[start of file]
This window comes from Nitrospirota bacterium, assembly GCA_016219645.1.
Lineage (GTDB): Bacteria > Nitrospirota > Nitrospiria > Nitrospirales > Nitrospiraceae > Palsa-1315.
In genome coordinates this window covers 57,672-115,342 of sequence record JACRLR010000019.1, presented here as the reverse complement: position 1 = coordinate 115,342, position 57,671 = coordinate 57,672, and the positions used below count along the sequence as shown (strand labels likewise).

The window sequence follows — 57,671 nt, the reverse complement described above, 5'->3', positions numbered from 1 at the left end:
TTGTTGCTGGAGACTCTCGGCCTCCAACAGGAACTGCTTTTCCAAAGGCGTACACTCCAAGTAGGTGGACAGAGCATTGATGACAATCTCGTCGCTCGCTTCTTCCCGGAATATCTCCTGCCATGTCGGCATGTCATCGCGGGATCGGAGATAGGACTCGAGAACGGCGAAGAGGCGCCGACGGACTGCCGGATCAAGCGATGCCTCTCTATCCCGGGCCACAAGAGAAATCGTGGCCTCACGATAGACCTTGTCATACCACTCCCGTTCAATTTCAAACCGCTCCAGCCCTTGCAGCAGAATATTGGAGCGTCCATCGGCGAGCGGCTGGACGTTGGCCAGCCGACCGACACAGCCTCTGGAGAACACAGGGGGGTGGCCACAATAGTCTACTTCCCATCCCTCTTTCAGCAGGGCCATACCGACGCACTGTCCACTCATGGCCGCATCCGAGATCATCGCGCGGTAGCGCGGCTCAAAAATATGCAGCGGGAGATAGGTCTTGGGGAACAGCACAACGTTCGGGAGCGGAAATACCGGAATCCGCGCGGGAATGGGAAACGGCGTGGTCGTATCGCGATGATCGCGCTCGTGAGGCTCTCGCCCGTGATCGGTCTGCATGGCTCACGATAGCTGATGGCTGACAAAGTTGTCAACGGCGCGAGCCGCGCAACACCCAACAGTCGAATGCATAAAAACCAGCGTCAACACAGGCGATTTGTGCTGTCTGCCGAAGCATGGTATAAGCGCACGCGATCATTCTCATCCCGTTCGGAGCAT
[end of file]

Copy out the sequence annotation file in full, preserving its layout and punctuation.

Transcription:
This window comes from Nitrospirota bacterium, assembly GCA_016219645.1.
Lineage (GTDB): Bacteria > Nitrospirota > Nitrospiria > Nitrospirales > Nitrospiraceae > Palsa-1315.
In genome coordinates this window covers 57,672-115,342 of sequence record JACRLR010000019.1, presented here as the reverse complement: position 1 = coordinate 115,342, position 57,671 = coordinate 57,672, and the positions used below count along the sequence as shown (strand labels likewise).

The window sequence follows — 57,671 nt, the reverse complement described above, 5'->3', positions numbered from 1 at the left end:
TTGTTGCTGGAGACTCTCGGCCTCCAACAGGAACTGCTTTTCCAAAGGCGTACACTCCAAGTAGGTGGACAGAGCATTGATGACAATCTCGTCGCTCGCTTCTTCCCGGAATATCTCCTGCCATGTCGGCATGTCATCGCGGGATCGGAGATAGGACTCGAGAACGGCGAAGAGGCGCCGACGGACTGCCGGATCAAGCGATGCCTCTCTATCCCGGGCCACAAGAGAAATCGTGGCCTCACGATAGACCTTGTCATACCACTCCCGTTCAATTTCAAACCGCTCCAGCCCTTGCAGCAGAATATTGGAGCGTCCATCGGCGAGCGGCTGGACGTTGGCCAGCCGACCGACACAGCCTCTGGAGAACACAGGGGGGTGGCCACAATAGTCTACTTCCCATCCCTCTTTCAGCAGGGCCATACCGACGCACTGTCCACTCATGGCCGCATCCGAGATCATCGCGCGGTAGCGCGGCTCAAAAATATGCAGCGGGAGATAGGTCTTGGGGAACAGCACAACGTTCGGGAGCGGAAATACCGGAATCCGCGCGGGAATGGGAAACGGCGTGGTCGTATCGCGATGATCGCGCTCGTGAGGCTCTCGCCCGTGATCGGTCTGCATGGCTCACGATAGCTGATGGCTGACAAAGTTGTCAACGGCGCGAGCCGCGCAACACCCAACAGTCGAATGCATAAAAACCAGCGTCAACACAGGCGATTTGTGCTGTCTGCCGAAGCATGGTATAAGCGCACGCGATCATTCTCATCCCGTTCGGAGCAT